Hizbullah’s Women: Internal Transformation in a Social Movement and Militia
Baylouny, Anne Marie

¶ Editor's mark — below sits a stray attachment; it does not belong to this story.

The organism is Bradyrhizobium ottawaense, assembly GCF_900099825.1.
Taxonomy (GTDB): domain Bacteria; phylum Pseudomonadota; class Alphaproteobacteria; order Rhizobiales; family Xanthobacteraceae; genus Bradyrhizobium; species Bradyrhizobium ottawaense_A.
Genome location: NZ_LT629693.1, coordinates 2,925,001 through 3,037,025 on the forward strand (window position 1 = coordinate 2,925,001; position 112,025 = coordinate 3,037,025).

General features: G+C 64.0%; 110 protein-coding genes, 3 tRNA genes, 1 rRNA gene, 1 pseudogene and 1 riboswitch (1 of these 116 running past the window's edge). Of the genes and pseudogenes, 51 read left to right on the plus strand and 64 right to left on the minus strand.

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How and when do movements transform? Change in social movements has been attributed to external, structural political opportunities and to repression, generating either moderation or radicalization, respectively. Locating all change outside the movement, however, neglects large categories of change, particularly the agency of members. Even when the influence of members is acknowledged, it is still generally limited to internal political battles for control or is viewed as reflecting changes in external political opportunities. Yet factors outside political opportunities can change members' priorities for the movement and their view of their own place in it. Economic and historical factors falling outside social movement analysis can profoundly affect extant members, while new constituencies and generations can enter the movement with different ideas. Particularly in the developing world and in authoritarian countries, much mobilizing takes place within the informal, everyday realm and within movement institutions-such as social services and the media-that are not geared to formal politics. In short, Social Movement Theory (SMT) as currently formulated omits the capacity of members, in realms outside those geared to formal politics or control of the organization, to affect the movement as a whole.
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